Kunstmuseum Ahrenshoop

Project type: Museum

 

Location: Ahrenshoop, Mecklenburg-Vorpommern, Germany

 

Time: 2008

 

Art Museum Ahrenshoop

 

Expressiveness, experimentation and a close relationship to nature have been fundaments to the artists of Ahrenshoop for decades and serve as the basis for the design of this museum. The Ahrenshoop artists’ colony has inexhaustibly developed new concepts in defiance of establishment and prevailing norms. The conventional is reinvented, questioned, and contravened.

 

The genius loci of this area in the far north of Germany testifies to the freedom of this enduring search, offering everlasting discovery through the experience of its light, natural materials, and ancient landscapes. GRAFT’s intention is therefore to create a structure that commits itself to the spirit of innovation within the framework of proven techniques and local materials. The building rests in nature as a distinctive volume in the landscape, allowing its surroundings to impact the interior.

 

The use of thatch cladding draws an iconographic connection to regional construction techniques while imparting a unity with nature. The traditional role of thatch as a roofing material is furthered as the roof covering reaches toward its origins and begins to merge with the topography.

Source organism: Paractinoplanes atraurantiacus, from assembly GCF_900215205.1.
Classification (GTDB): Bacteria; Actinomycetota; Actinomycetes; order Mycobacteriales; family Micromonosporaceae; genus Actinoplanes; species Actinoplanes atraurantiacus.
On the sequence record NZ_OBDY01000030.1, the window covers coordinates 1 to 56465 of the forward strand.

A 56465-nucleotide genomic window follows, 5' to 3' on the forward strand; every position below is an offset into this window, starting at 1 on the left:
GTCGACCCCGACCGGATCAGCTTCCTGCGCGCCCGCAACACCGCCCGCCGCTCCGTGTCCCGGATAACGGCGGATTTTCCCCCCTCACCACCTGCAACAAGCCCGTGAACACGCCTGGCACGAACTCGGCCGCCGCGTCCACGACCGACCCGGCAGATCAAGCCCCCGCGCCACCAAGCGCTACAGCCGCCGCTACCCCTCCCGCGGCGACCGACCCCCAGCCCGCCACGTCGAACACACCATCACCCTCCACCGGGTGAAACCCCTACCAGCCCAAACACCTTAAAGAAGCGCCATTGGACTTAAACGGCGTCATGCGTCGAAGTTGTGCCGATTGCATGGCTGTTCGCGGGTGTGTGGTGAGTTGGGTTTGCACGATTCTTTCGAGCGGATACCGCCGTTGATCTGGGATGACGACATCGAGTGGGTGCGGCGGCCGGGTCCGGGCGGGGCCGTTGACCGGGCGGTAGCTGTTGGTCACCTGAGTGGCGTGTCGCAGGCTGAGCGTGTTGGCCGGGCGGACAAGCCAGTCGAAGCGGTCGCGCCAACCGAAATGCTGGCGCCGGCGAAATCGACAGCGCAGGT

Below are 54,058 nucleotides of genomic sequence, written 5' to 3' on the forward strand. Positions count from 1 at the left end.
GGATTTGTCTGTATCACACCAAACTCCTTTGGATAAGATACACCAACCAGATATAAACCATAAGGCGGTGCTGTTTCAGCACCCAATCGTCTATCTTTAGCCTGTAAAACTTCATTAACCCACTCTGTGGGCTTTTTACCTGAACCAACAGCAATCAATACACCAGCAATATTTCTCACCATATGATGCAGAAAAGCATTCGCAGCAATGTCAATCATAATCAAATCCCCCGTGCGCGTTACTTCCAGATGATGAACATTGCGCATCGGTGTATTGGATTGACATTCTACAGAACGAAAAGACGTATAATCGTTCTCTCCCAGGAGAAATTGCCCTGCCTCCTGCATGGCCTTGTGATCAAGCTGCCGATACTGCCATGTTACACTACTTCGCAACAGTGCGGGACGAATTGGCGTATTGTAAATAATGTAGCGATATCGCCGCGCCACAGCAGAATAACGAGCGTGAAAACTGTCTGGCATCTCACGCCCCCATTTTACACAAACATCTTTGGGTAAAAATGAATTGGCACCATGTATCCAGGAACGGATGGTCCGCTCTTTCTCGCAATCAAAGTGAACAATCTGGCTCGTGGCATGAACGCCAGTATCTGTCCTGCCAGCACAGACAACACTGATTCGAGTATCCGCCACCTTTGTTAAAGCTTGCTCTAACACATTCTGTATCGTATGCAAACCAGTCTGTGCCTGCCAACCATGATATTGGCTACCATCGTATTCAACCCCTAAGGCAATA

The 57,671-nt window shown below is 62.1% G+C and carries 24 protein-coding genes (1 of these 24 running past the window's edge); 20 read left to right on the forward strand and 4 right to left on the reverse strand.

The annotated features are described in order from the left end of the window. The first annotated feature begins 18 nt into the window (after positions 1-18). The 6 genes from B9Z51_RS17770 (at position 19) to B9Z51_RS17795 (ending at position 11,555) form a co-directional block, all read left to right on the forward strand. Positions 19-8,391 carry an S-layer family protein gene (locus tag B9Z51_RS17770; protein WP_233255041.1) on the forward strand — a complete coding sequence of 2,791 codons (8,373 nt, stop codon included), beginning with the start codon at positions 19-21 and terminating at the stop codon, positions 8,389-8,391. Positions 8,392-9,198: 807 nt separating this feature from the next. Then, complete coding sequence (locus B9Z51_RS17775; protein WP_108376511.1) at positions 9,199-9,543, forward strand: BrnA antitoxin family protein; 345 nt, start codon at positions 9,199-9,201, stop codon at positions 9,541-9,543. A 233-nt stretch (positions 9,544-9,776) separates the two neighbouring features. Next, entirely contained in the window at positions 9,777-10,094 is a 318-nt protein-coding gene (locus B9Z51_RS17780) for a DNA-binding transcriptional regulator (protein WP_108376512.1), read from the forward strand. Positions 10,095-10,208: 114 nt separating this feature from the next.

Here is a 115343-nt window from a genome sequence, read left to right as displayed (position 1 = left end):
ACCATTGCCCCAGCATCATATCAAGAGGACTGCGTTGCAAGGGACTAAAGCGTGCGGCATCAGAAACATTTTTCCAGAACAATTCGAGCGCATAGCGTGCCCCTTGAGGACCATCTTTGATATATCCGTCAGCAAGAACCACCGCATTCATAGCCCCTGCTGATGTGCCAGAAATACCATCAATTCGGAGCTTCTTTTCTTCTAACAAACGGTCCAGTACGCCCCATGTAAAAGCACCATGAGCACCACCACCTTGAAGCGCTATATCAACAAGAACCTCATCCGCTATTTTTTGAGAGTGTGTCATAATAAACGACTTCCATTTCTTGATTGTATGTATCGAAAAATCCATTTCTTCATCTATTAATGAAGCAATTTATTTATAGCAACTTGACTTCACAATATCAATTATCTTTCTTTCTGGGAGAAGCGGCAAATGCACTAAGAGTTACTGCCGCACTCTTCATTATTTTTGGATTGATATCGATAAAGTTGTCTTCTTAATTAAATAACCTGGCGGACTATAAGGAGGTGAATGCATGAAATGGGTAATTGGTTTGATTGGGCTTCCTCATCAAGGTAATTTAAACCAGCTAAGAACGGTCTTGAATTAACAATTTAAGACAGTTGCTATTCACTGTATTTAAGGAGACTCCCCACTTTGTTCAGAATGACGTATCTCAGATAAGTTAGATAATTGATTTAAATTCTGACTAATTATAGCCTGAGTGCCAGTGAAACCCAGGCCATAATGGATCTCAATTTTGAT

Interior circulation follows a spiral path that winds up through the building. Primary spaces are interwoven, but may also be closed off for private use. In navigating the exhibition, the space is deciphered through a series of views that reveal the depth of the interior. Views from the building’s prow open to a neighboring sculpture park and to the dikes on the horizon.

 

Slits in the roof quote the formalism of beams that occur in traditional thatch buildings and divert diffuse light into all the exhibition spaces, endowing all areas with natural. The building’s economically attractive thatch and timber construction is a sustainable and extraordinarily durable option which offers efficient insulation. The building’s materiality engages in a dialogue with the natural and cultural surroundings.

 

The design follows the Cradle-to-Cradle principles of Bill McDonough and Michael Braungart. Implemented materials allow up-cycling, and are nontoxic and regionally manufactured.